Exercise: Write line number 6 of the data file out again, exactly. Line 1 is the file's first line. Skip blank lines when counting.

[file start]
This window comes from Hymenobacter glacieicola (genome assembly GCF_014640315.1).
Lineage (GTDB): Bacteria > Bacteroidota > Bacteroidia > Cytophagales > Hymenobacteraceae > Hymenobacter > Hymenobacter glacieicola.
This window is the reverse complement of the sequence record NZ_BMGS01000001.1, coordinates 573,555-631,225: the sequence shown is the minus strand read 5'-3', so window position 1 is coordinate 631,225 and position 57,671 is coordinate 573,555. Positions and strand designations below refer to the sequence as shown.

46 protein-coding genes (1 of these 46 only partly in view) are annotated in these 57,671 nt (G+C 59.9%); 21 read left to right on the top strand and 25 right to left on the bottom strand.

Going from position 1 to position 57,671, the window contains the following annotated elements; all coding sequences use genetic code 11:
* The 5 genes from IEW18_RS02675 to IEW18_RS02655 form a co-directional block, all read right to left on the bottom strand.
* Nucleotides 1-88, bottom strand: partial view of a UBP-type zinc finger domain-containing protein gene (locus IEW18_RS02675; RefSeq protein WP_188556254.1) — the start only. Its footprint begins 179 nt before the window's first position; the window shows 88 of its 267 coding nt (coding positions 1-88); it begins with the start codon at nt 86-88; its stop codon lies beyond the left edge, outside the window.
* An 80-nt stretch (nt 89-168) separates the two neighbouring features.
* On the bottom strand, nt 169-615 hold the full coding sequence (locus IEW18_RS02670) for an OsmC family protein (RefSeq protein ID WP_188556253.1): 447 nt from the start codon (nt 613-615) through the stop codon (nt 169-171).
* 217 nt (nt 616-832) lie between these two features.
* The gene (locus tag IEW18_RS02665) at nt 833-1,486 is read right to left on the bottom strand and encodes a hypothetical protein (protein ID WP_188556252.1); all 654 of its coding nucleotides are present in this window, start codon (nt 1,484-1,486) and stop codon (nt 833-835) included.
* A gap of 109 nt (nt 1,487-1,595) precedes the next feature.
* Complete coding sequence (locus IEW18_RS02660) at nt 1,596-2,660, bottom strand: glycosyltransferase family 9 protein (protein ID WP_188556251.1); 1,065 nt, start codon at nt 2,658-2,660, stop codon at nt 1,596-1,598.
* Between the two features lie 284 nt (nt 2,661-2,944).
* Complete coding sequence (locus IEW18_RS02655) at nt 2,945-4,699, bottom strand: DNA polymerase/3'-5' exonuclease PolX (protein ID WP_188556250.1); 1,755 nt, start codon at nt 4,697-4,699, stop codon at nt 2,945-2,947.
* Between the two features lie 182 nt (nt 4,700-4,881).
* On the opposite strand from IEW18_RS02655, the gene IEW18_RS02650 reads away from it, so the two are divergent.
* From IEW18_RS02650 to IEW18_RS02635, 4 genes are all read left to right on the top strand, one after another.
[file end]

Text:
* The 5 genes from IEW18_RS02675 to IEW18_RS02655 form a co-directional block, all read right to left on the bottom strand.